Dr. Halperin cautions there’s much work to be done before a COVID-19 vaccine could be approved for use.

The Halifax researchers will be following up on work by Chinese manufacturer CanSino Biologics, which is already conducting human clinical trials for the vaccine.


Coronavirus around the world

  • Former U.S. president Barack Obama told graduating college students Saturday that the country’s leaders weren’t even “pretending to be in charge” of the coronavirus pandemic.
  • In a letter to the WHO, Canada and seven major allies said the agency’s continuing exclusion of Tawain has caused a public-health concern during the coronavirus crisis.
  • India said on it would privatize state-run companies in non-strategic sectors and stop fresh insolvency cases for a year as the country battles with the economic fallout from the coronavirus pandemic.
  • United Arab Emirates-based Emirates airline is planning to cut about 30,000 jobs to reduce costs amid the coronavirus outbreak, which will bring down its number of employees by about 30 per cent, according to Bloomberg.

Coronavirus and business

John Campbell, owner of the Sou’Wester Restaurant and Gift Shop in Peggy’s Cove, N.S. stands near the lighthouse on Friday, May 15, 2020. Tourism operators have seen a massive drop in revenues amid the COVID-19 pandemic and face a difficult season with travel restrictions that remain in place. THE CANADIAN PRESS/Andrew Vaughan

Andrew Vaughan/The Canadian Press

Canadian communities and businesses are feeling the pain of cruise cancellations as what would normally be the tourist season begins amid COVID-19 travel restrictions.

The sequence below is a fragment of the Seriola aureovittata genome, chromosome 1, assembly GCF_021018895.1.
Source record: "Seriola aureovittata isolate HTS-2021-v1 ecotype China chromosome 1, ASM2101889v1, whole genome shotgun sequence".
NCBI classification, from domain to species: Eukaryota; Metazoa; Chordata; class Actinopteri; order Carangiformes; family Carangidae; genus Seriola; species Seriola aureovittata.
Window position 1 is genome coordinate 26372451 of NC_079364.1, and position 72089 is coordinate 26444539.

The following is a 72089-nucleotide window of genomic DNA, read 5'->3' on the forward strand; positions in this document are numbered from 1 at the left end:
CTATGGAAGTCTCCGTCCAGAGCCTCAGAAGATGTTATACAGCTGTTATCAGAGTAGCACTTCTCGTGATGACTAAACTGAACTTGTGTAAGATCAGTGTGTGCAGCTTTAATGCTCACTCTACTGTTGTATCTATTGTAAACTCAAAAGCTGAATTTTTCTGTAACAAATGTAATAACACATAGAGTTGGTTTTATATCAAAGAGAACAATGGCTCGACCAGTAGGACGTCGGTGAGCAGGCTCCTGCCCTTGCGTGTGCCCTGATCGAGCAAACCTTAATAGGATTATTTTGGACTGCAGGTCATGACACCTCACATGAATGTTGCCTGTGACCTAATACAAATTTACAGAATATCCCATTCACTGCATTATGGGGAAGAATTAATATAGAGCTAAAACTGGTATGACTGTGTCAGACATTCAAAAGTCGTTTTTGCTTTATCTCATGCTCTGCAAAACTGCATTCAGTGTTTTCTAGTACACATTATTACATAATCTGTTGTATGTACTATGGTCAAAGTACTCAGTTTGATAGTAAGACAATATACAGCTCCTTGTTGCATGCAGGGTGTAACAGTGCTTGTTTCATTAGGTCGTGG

• Cruising has grown annually in Canada and had an annual economic impact of $4.1-billion in 2018, up from $3.2-billion two years earlier.
  • In Atlantic Canada, 873,000 passengers generated more than $373-million in direct and indirect impact to the economies of the four provinces last year, says Jeff Stevens, executive director of the Atlantic Canada Cruise Association.
  • Before COVID-19, the number of passengers to Atlantic Canada was forecast to grow 14 per cent to about one million in 2020.
  • The estimated impact to B.C. from the delayed season is nearly $1.5-billion, according to the Port of Vancouver

The economic damage from COVID-19 is unprecedented, said Donna Spalding of Cruise Lines International Association – North West & Canada

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“I have never seen anything that has impacted cruising and tourism overall, for that matter, in the way that this has if we think of the impact on our day-to-day lives,” she said from Vancouver.


Question and answer

Question: Is contact tracing during the pandemic an opportunity for smart regulation?

Answer from technology journalist Kara Swisher: “I’m not particularly worried about contact tracing. We have been doing contact tracing in health crises forever. Going back to 1918, they did a version of contact tracing with pencils and paper. That is not, per se, the difficulty. And actually, Google and Apple, who are trying to do [contact tracing] together, have been very transparent.

Government really needs these tech giants to help them do their job, and so what does that mean? It is not necessarily a bad thing, because these are the companies that are good at these things.

It’s just a question of what does that mean? What does that mean when Microsoft and Amazon fight over a major defence contract, which they have been doing? These tech companies are moving into not just communications and apps and games and entertainment. They’re also moving into defence, security, surveillance, health care, transportation, in ways that are really at the heart of society and the control of society.”

The Globe health columnist André Picard answered reader questions on physical distancing and many additional topics.

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Distractions

Almond and hummus-stuffed dates by Bashir Munye, food advocate and culinary professor, George Brown College

Bashir Munye/Handout

Working from home? Seven easy snack recipes to get you through the day

Chefs and food aficionados offer some delicious snacking options to keep those working from home energized.

From George Brown College culinary professor Bashir Munye: Almond and hummus-stuffed dates